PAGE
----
Accommodating employees' need to care for family members can go beyond legislated leave entitlements
If your loved ones need to be cared for, how easy is it for you to take some time off work to do it?
It needs to be easier, according to a new report by the Institute of Research on Public Policy (IRPP). The report, titled Designating Paid and Protected Employment Leaves for Short-Term Sickness and Caregiving, calls on governments across Canada to improve job-protected paid sickness and caregiving leaves for workers. While many governments have jacked up such leaves during the pandemic, the IRPP points to this as proof that the system wasn’t good enough in the first place.
Early in the pandemic, Prime Minister Justin Trudeau said that his government would make sure all Canadian workers would have access to 10 paid days of sick leave per year. The main focus of this initiative would be to help people recover from COVID-19 or care for someone in their family who contracts it, but it could apply to any type of illness. The IRPP proposes 15 days.
Employment standards legislation in many jurisdictions addresses some sort of compassionate care or family caregiving leave. For example, in Ontario, are entitled to up to eight weeks of unpaid, job-protected leave per calendar year to care for a family member with a serious medical condition. Federally, workers can access employment insurance caregiving benefits for employees or need to take time off to care for or support a critically ill or injured person or someone needing end-of-life care. The benefit for caring for children can last up to 35 weeks, for adults up to 15 weeks, and compassionate care benefits for end-of-life care can be up to 26 weeks.
Regardless of how many paid days employers are required to provide by legislation, there remains an element of accommodation when it comes to employees caring for family members. One of the landmark decisions in this area is Johnstone v. Canada (Border Services Agency), in which the Federal Court of Appeal confirmed the test for family status discrimination. The test involved the following:
- A child is under the workers’ care and supervision.
- The childcare obligation at issue engages the worker’s legal responsibility for that child, as opposed to a personal choice.
- The worker has made reasonable efforts to meet those childcare obligations through reasonable alternative solutions, and that no such alternative solution is reasonably accessible.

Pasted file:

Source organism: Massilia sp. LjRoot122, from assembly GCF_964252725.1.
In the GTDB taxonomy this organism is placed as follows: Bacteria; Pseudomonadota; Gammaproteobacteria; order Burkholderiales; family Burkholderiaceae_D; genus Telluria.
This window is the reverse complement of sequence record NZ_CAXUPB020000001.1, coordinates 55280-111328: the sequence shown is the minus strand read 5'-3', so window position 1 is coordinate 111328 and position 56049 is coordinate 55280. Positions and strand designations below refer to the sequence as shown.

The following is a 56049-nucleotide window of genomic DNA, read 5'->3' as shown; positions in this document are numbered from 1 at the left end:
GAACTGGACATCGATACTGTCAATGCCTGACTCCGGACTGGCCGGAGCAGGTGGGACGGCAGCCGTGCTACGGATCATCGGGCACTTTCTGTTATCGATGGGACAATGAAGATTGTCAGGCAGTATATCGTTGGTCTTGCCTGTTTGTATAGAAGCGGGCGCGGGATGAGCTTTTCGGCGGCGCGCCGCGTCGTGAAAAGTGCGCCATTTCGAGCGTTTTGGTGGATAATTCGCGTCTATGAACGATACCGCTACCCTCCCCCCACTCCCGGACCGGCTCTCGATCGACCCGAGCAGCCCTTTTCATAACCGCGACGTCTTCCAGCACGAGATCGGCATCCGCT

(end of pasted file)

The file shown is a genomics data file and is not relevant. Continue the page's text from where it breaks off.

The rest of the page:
- The impugned workplace rule interferes in a manner that is more than trivial or insubstantial with the fulfillment of the childcare obligation.
A couple of years after Johnstone, the Ontario Human Rights Tribunal found that a different approach should be taken with regards to a worker’s eldercare obligations. The tribunal disagreed with the idea that the test for family status discrimination should be broader, without the requirement that the issue must engage a legal responsibility or that the worker hasn’t tried to self-accommodate. Instead, family status discrimination could flow from the “nature of the relationship” rather than a legal responsibility, said the tribunal.
A couple of years ago, the Alberta Court of Queen’s Bench also dismissed the idea that whether the worker tried to self-accommodate should be factored into a discrimination analysis, although it noted that it can be relevant when assessing reasonable accommodation.
There has been somewhat of a back-and-forth dynamic to cases dealing with family status discrimination and accommodation when it comes to caring for family members. In 2012, the Ontario Human Rights Tribunal awarded a worker $25,000 in damages after he was terminated after several absences he took to care for his ailing mother. The worker’s role as his mother’s primary caregiver was a significant factor in the termination decision was therefore discriminatory based on family status, said the tribunal.
On the flip side, in 2015 the Federal Court of Appeal dismissed a federal worker’s claim of family status discrimination based on her employer’s refusal to grant her permission to work from home full-time following her maternity leave so that she could continue to breastfeed her baby. The appeal court upheld a board decision that breastfeeding was a personal choice, not a legal responsibility, and the employer’s decision didn’t interfere with the worker’s parenting in substantial way.
Just last year, the B.C. Human Rights Tribunal reiterated that self-accommodation efforts can be factored into the analysis. It found that a shift change interfered with a worker’s parental obligations by making it more difficult to pick up her child from daycare, but it wasn’t enough to be a significant interference because there were other daycare options closer to the workplace. The worker made a personal choice not to consider private daycares and only wanted to use larger, corporate daycares. This was within her rights but it wasn’t a substantial parent duty, said the tribunal.
And earlier this year, the Canadian Human Rights Tribunal awarded a worker more than half-a-million dollars in compensation for lost earnings and damages for pain and suffering caused by his employer’s failure to assign him work because his duties as a single parent to two children following the death of his wife didn’t fit with the employer’s schedule.
There’s been a lot going on with courts and tribunals tasked with assessing the elements of discrimination and accommodation for family status. Whether a jurisdiction provides job-protected legislative leave for care of family members or not, it’s not the end of the story.